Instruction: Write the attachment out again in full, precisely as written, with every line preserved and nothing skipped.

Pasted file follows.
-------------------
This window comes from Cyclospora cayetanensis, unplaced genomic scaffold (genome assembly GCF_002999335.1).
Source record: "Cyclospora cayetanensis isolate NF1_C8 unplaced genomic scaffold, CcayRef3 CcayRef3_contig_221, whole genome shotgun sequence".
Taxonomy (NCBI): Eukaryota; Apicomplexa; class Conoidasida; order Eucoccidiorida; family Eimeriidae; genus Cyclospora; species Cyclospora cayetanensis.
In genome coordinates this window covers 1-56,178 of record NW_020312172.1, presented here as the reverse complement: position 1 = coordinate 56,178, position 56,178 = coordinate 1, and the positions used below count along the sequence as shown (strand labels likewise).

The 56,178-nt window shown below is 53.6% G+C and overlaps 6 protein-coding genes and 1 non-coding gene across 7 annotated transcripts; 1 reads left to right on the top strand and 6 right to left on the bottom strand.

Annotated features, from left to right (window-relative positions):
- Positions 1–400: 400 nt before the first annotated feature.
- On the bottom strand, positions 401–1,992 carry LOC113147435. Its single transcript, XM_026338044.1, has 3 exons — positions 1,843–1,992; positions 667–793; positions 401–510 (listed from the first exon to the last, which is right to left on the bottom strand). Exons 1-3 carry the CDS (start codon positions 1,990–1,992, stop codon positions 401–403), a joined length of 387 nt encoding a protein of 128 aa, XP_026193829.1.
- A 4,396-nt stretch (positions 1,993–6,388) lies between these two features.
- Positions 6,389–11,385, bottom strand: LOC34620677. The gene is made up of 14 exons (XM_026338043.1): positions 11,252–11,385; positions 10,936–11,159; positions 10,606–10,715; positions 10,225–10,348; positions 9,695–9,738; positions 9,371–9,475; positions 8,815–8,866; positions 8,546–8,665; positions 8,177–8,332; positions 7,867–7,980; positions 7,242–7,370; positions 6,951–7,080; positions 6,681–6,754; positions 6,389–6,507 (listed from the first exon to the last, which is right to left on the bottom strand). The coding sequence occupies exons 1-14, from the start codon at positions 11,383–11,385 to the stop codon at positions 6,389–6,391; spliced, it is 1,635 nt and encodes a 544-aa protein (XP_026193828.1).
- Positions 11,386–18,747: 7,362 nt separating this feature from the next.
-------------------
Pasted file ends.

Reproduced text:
This window comes from Cyclospora cayetanensis, unplaced genomic scaffold (genome assembly GCF_002999335.1).
Source record: "Cyclospora cayetanensis isolate NF1_C8 unplaced genomic scaffold, CcayRef3 CcayRef3_contig_221, whole genome shotgun sequence".
Taxonomy (NCBI): Eukaryota; Apicomplexa; class Conoidasida; order Eucoccidiorida; family Eimeriidae; genus Cyclospora; species Cyclospora cayetanensis.
In genome coordinates this window covers 1-56,178 of record NW_020312172.1, presented here as the reverse complement: position 1 = coordinate 56,178, position 56,178 = coordinate 1, and the positions used below count along the sequence as shown (strand labels likewise).

The 56,178-nt window shown below is 53.6% G+C and overlaps 6 protein-coding genes and 1 non-coding gene across 7 annotated transcripts; 1 reads left to right on the top strand and 6 right to left on the bottom strand.

Annotated features, from left to right (window-relative positions):
- Positions 1–400: 400 nt before the first annotated feature.
- On the bottom strand, positions 401–1,992 carry LOC113147435. Its single transcript, XM_026338044.1, has 3 exons — positions 1,843–1,992; positions 667–793; positions 401–510 (listed from the first exon to the last, which is right to left on the bottom strand). Exons 1-3 carry the CDS (start codon positions 1,990–1,992, stop codon positions 401–403), a joined length of 387 nt encoding a protein of 128 aa, XP_026193829.1.
- A 4,396-nt stretch (positions 1,993–6,388) lies between these two features.
- Positions 6,389–11,385, bottom strand: LOC34620677. The gene is made up of 14 exons (XM_026338043.1): positions 11,252–11,385; positions 10,936–11,159; positions 10,606–10,715; positions 10,225–10,348; positions 9,695–9,738; positions 9,371–9,475; positions 8,815–8,866; positions 8,546–8,665; positions 8,177–8,332; positions 7,867–7,980; positions 7,242–7,370; positions 6,951–7,080; positions 6,681–6,754; positions 6,389–6,507 (listed from the first exon to the last, which is right to left on the bottom strand). The coding sequence occupies exons 1-14, from the start codon at positions 11,383–11,385 to the stop codon at positions 6,389–6,391; spliced, it is 1,635 nt and encodes a 544-aa protein (XP_026193828.1).
- Positions 11,386–18,747: 7,362 nt separating this feature from the next.